Inside the Outdoors: Federal Duck Stamp is a conservation legacy and a Minnesota family

The backstory, of course, is that Jim Hautman is one of a trio of brother-artists who together have won this prestigious annual competition a total of 14 times since 1989. Brother Joe has won the competition five times, his Brother Bob three times. The only other artist in this high post is Iowan Maynard Reece, also a five-time winner, who died in 2020 at the age of 100. For any artist, winning the competition more than once is an accomplishment. But there is no other heritage that comes close to that of the Hautmans.

For the record, the painting that won this year’s competition represents red ducks and chickens, riding waves blown by the wind on a large lake. The sky is awash in dark, rolling clouds, the kind that spell ‘storm’ and, in the minds of waterfowl hunters, reflect the urgency of migration and perhaps the prospect of a productive hunt. In the distance, barely visible in the margin of the painting, we can see a boat with a couple of hunters as passengers. The roux is one of the most beautiful and prized ducks by many avid waterfowl hunters, and a bird, such as the wood duck, duck duck, pintail and mallard, which have a small harvest.

The winning entry of the Federal Duck Stamp Art Competition by Minnesota artist James Hautman features a pair of redheads floating in water and will be featured on the 2022-2023 Federal Duck Stamp. Contribution / © US Fish and Wildlife Service

The hunters as a barely visible feature in the painting reflects a debate over recent contest rules. This isn’t the first time that hunting-specific images have been part of a winning duck stamp design. In the 87 years that there have been duck stamps, there have been non-bird elements such as decoys and dogs, to name a few. For most of the history of the Stamp Competition, the only real requirement for an entry was that it feature one of the specified species of waterfowl. This year’s competition required that the bird (s) featured be a Blue-winged Teal, King Eider, Ross’s Goose (a small version of the Snow Goose), White-fronted Goose, or Redhead.

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But during President Donald Trump’s administration, a requirement was added that the artist include some hunting element of some sort. As noted above, Jim Hautman’s contest winning design features a boat and hunters. Not everyone agreed with the requirement, described as recognizing hunters’ contributions to wildlife conservation. Some felt that this might discourage purchases by non-hunters, some of whom also buy it to support wetland conservation.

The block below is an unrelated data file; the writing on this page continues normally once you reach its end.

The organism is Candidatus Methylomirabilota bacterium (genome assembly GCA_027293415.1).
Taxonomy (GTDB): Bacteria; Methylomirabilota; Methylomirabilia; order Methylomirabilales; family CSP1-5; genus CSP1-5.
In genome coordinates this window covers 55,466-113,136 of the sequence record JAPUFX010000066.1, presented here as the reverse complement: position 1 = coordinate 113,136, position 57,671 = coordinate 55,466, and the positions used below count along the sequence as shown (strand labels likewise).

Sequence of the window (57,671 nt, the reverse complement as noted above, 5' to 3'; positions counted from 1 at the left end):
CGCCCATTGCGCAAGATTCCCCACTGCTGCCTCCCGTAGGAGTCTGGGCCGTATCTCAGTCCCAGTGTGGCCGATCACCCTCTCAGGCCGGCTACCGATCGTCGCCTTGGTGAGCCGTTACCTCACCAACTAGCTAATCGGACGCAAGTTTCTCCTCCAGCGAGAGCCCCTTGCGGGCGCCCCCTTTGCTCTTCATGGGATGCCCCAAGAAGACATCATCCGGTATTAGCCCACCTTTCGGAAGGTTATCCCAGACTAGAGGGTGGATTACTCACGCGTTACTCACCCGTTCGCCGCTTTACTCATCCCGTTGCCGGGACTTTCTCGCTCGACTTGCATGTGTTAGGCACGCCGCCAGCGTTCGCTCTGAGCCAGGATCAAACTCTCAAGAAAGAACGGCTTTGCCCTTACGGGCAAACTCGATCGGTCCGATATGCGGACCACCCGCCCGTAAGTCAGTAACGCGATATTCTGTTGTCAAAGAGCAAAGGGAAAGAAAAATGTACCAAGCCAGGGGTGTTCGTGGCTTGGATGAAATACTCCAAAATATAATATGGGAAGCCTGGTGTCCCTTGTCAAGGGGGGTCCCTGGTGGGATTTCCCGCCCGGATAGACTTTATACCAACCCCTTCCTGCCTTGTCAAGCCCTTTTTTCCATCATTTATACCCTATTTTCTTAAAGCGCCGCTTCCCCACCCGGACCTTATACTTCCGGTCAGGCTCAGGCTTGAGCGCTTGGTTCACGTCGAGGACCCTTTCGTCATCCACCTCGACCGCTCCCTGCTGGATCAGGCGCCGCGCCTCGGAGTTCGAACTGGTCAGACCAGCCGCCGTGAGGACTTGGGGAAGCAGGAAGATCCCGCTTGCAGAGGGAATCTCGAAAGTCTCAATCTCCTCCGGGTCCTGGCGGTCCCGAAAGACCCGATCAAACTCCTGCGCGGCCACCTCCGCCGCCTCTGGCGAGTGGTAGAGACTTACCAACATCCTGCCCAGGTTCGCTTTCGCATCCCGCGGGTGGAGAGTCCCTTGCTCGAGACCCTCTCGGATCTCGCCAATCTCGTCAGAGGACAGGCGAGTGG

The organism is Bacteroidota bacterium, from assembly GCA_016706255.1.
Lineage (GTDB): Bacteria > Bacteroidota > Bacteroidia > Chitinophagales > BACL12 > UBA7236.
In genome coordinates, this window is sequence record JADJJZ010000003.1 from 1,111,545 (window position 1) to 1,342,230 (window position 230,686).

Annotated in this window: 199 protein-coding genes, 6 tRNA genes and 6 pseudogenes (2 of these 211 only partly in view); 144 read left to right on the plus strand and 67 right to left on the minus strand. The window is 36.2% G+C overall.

Even some of the artists who hope to win the prestigious competition, and who eagerly hunt each other, were not sold on the demand. This year’s winner, Jim Hautman, was cited by Minnesota Outdoor News writer Tim Spielman as preferring hunting elements to be optional, not mandatory. Hautman clarified, noting that the requirement disadvantaged artists who do not hunt and may have hampered efforts to market the stamp to a wider audience than hunters alone.

The counter-argument for including a hunting element would be that it is mainly hunters who buy the stamp to support wetland conservation, and who support non-governmental organizations, such as Ducks Unlimited, Delta Waterfowl and state and local boots on the ground. clubs — which help and defend migratory birds. Then there is the legislation on the creation of stamps itself. It was signed in 1934 by President Franklin Roosevelt as the Migratory Bird Hunting Stamp Act. It was clear from the start that it would be primarily hunters who would “pay the freight” for future government-coordinated conservation efforts. The stamp itself is known today as the Migratory Bird Hunting and Conservation Stamp, a more inclusive title than the name of the bill that created it.

There is no cash prize, per se, for winning the Federal Duck Stamp Competition. No taxpayer funded scholarship for the winner. But there is a definite advantage in the artist’s rights to publish and sell limited edition prints of the artwork, for which there has always been a ready market. The animal art market as a whole is only a shadow of what it was at its peak more than four decades ago. But winning this contest – there have been 137 entries this year – is still lucrative for the winner.

The duck stamp program is widely regarded as “one of the most popular and successful conservation programs ever launched,” in the words of the US Fish & Wildlife Service (USFWS). About 1.5 million stamps are sold each year, and a recent estimate places the proceeds at some $ 1 billion raised over the life of the program, which the USFWS says has helped preserve some 6 million dollars. acres of waterfowl habitat in the United States.

The USFWS notes that the benefits go to many creatures other than ducks, geese, and other waterfowl and migratory birds. Preserving migratory bird habitat benefits songbirds, small mammals, fish, reptiles and amphibians, including some threatened or endangered species. In addition to direct benefits to wildlife of all kinds, wetland protection purifies water supplies and reduces flooding and soil erosion caused by storm runoff.

Here is a beautiful suite of advantages of a program mainly designed, bought and paid for by athletes for more than 80 years.

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